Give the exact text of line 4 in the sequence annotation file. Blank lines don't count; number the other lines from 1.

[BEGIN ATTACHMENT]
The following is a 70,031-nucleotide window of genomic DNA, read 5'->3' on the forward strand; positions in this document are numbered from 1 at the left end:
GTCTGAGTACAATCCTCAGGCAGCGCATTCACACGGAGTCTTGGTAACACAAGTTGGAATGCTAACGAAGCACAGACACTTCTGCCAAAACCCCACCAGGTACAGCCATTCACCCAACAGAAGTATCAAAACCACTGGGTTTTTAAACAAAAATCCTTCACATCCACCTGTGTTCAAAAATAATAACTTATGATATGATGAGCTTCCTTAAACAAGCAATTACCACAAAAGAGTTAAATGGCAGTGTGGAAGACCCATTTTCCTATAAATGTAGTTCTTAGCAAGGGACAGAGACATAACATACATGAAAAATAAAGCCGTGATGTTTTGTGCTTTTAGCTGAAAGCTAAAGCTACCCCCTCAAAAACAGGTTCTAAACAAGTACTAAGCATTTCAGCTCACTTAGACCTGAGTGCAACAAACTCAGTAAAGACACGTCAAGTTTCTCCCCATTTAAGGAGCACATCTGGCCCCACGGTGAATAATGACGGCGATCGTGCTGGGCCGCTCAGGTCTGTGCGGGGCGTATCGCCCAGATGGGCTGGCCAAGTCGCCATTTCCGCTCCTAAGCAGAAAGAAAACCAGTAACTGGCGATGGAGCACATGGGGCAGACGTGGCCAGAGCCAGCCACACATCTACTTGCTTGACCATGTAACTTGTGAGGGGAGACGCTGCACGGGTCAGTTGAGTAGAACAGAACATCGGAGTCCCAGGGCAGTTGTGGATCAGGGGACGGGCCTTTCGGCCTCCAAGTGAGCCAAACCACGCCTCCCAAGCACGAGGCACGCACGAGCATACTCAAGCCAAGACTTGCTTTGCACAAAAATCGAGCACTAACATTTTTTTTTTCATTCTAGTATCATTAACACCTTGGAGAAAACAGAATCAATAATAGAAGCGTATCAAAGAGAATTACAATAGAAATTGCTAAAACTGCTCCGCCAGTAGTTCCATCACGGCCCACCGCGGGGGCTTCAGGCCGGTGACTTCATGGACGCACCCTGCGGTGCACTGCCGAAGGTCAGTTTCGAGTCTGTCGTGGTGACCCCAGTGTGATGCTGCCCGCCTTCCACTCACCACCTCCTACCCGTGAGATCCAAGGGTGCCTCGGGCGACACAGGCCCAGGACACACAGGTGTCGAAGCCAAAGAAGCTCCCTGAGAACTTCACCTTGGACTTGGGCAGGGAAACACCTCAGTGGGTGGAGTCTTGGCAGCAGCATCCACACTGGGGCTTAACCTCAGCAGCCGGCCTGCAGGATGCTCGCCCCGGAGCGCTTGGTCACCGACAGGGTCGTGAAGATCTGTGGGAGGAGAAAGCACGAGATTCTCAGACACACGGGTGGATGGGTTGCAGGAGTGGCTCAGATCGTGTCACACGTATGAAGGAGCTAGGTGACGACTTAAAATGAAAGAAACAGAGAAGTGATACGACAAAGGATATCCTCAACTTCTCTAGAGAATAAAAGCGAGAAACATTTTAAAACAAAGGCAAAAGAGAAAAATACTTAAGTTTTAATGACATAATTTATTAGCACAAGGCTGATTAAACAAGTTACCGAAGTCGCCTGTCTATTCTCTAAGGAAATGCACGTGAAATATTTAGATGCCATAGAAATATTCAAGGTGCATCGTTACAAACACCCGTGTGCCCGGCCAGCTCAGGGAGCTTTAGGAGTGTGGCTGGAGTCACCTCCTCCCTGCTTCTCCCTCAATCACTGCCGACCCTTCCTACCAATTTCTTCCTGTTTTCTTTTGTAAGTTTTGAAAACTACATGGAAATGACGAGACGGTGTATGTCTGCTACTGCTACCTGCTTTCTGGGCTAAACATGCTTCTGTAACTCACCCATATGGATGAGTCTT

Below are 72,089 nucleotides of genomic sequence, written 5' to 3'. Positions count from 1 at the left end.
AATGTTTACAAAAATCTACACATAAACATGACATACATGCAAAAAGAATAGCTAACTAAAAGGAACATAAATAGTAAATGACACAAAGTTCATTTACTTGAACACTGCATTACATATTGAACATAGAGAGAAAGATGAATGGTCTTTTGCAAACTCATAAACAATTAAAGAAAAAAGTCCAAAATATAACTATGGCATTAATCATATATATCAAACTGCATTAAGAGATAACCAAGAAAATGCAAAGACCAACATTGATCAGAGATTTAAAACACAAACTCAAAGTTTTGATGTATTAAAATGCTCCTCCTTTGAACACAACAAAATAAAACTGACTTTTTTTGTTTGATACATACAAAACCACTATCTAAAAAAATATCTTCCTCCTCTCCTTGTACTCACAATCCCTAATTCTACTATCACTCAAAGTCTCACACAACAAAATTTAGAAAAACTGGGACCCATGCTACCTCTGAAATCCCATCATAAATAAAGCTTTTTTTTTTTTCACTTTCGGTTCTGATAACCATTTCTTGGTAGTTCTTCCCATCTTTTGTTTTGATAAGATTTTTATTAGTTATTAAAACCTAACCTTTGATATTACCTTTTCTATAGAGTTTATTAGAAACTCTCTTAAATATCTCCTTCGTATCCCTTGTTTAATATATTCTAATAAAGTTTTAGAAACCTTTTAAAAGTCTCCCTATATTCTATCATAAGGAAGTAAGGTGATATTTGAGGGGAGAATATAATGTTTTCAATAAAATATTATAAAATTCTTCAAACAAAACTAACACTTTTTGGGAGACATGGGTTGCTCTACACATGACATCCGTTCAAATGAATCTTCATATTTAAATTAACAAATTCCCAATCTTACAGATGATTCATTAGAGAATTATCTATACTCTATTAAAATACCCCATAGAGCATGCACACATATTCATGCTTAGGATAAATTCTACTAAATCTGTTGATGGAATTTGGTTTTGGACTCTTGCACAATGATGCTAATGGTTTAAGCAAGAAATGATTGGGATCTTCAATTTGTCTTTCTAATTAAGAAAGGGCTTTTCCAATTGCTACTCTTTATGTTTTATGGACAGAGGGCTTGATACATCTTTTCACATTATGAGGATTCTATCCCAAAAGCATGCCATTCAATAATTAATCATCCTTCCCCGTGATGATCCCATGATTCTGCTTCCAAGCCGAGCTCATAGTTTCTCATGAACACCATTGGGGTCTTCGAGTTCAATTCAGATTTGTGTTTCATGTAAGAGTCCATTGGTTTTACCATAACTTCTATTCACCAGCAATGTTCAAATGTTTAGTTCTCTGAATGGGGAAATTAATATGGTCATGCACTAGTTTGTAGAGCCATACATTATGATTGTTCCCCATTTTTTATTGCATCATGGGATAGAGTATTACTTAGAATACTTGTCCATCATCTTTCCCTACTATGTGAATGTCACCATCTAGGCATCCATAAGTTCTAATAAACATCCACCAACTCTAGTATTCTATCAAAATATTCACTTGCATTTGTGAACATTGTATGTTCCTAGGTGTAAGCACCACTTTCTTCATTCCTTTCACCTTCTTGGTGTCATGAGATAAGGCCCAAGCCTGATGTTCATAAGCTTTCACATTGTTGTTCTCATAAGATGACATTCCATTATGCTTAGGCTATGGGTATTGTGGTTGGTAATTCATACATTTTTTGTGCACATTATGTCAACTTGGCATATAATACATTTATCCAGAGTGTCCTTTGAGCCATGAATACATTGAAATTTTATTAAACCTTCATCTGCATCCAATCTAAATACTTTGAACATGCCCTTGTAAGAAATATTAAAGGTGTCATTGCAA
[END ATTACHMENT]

AATGTTTACAAAAATCTACACATAAACATGACATACATGCAAAAAGAATAGCTAACTAAAAGGAACATAAATAGTAAATGACACAAAGTTCATTTACTTGAACACTGCATTACATATTGAACATAGAGAGAAAGATGAATGGTCTTTTGCAAACTCATAAACAATTAAAGAAAAAAGTCCAAAATATAACTATGGCATTAATCATATATATCAAACTGCATTAAGAGATAACCAAGAAAATGCAAAGACCAACATTGATCAGAGATTTAAAACACAAACTCAAAGTTTTGATGTATTAAAATGCTCCTCCTTTGAACACAACAAAATAAAACTGACTTTTTTTGTTTGATACATACAAAACCACTATCTAAAAAAATATCTTCCTCCTCTCCTTGTACTCACAATCCCTAATTCTACTATCACTCAAAGTCTCACACAACAAAATTTAGAAAAACTGGGACCCATGCTACCTCTGAAATCCCATCATAAATAAAGCTTTTTTTTTTTTCACTTTCGGTTCTGATAACCATTTCTTGGTAGTTCTTCCCATCTTTTGTTTTGATAAGATTTTTATTAGTTATTAAAACCTAACCTTTGATATTACCTTTTCTATAGAGTTTATTAGAAACTCTCTTAAATATCTCCTTCGTATCCCTTGTTTAATATATTCTAATAAAGTTTTAGAAACCTTTTAAAAGTCTCCCTATATTCTATCATAAGGAAGTAAGGTGATATTTGAGGGGAGAATATAATGTTTTCAATAAAATATTATAAAATTCTTCAAACAAAACTAACACTTTTTGGGAGACATGGGTTGCTCTACACATGACATCCGTTCAAATGAATCTTCATATTTAAATTAACAAATTCCCAATCTTACAGATGATTCATTAGAGAATTATCTATACTCTATTAAAATACCCCATAGAGCATGCACACATATTCATGCTTAGGATAAATTCTACTAAATCTGTTGATGGAATTTGGTTTTGGACTCTTGCACAATGATGCTAATGGTTTAAGCAAGAAATGATTGGGATCTTCAATTTGTCTTTCTAATTAAGAAAGGGCTTTTCCAATTGCTACTCTTTATGTTTTATGGACAGAGGGCTTGATACATCTTTTCACATTATGAGGATTCTATCCCAAAAGCATGCCATTCAATAATTAATCATCCTTCCCCGTGATGATCCCATGATTCTGCTTCCAAGCCGAGCTCATAGTTTCTCATGAACACCATTGGGGTCTTCGAGTTCAATTCAGATTTGTGTTTCATGTAAGAGTCCATTGGTTTTACCATAACTTCTATTCACCAGCAATGTTCAAATGTTTAGTTCTCTGAATGGGGAAATTAATATGGTCATGCACTAGTTTGTAGAGCCATACATTATGATTGTTCCCCATTTTTTATTGCATCATGGGATAGAGTATTACTTAGAATACTTGTCCATCATCTTTCCCTACTATGTGAATGTCACCATCTAGGCATCCATAAGTTCTAATAAACATCCACCAACTCTAGTATTCTATCAAAATATTCACTTGCATTTGTGAACATTGTATGTTCCTAGGTGTAAGCACCACTTTCTTCATTCCTTTCACCTTCTTGGTGTCATGAGATAAGGCCCAAGCCTGATGTTCATAAGCTTTCACATTGTTGTTCTCATAAGATGACATTCCATTATGCTTAGGCTATGGGTATTGTGGTTGGTAATTCATACATTTTTTGTGCACATTATGTCAACTTGGCATATAATACATTTATCCAGAGTGTCCTTTGAGCCATGAATACATTGAAATTTTATTAAACCTTCATCTGCATCCAATCTAAATACTTTGAACATGCCCTTGTAAGAAATATTAAAGGTGTCATTGCAA